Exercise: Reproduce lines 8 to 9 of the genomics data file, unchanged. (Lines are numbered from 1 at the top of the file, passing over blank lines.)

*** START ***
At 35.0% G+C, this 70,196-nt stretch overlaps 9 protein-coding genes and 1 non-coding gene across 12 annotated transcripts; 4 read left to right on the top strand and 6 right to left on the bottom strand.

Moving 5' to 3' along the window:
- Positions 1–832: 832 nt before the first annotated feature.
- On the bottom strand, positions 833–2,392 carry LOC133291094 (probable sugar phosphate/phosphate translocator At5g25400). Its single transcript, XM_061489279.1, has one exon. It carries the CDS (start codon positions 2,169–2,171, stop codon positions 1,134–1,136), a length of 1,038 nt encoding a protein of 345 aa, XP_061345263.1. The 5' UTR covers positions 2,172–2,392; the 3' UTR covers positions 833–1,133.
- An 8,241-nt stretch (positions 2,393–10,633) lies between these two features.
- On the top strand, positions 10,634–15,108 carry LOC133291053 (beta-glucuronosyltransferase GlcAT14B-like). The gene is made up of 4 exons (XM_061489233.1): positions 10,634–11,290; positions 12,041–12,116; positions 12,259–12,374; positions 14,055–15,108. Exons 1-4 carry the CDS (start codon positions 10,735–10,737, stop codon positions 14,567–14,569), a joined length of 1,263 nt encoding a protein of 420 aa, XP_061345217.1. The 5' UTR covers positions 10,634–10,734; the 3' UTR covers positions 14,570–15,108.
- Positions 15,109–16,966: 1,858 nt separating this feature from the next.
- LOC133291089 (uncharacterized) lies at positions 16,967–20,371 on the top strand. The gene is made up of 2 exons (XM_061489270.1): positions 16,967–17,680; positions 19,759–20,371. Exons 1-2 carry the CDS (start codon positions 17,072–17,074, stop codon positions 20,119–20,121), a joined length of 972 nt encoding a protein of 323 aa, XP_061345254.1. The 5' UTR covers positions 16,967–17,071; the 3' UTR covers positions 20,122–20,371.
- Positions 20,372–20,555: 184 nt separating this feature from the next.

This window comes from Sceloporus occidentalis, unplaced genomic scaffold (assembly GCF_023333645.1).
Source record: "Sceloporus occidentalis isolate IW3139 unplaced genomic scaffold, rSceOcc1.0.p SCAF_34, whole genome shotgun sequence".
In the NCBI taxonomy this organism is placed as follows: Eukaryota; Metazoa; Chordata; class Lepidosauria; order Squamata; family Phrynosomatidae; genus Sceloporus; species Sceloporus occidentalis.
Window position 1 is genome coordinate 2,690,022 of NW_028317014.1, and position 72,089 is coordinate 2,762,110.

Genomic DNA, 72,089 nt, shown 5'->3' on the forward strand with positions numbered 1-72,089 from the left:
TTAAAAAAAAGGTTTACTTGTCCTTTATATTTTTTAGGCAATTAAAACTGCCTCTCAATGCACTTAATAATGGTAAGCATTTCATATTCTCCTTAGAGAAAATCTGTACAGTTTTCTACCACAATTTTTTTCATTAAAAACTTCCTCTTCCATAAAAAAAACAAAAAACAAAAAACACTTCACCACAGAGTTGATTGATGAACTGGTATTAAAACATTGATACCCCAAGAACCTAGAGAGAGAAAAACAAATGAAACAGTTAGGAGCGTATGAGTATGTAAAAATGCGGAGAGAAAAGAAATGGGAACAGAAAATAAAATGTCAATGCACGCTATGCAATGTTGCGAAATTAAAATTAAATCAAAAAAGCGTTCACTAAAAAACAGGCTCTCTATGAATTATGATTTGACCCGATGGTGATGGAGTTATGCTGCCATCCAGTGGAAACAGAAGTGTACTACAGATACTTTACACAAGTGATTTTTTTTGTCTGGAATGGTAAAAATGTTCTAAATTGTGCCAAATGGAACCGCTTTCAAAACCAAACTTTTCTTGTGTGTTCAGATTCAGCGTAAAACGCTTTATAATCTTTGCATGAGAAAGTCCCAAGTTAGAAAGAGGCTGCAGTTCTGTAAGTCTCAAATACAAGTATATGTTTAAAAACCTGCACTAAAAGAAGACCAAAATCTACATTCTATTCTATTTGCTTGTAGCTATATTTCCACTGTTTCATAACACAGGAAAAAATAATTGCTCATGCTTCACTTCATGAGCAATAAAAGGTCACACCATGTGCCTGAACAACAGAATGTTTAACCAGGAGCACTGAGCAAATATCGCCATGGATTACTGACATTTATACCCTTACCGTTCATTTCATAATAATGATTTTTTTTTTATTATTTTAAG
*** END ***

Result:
- LOC133291089 (uncharacterized) lies at positions 16,967–20,371 on the top strand. The gene is made up of 2 exons (XM_061489270.1): positions 16,967–17,680; positions 19,759–20,371. Exons 1-2 carry the CDS (start codon positions 17,072–17,074, stop codon positions 20,119–20,121), a joined length of 972 nt encoding a protein of 323 aa, XP_061345254.1. The 5' UTR covers positions 16,967–17,071; the 3' UTR covers positions 20,122–20,371.
- Positions 20,372–20,555: 184 nt separating this feature from the next.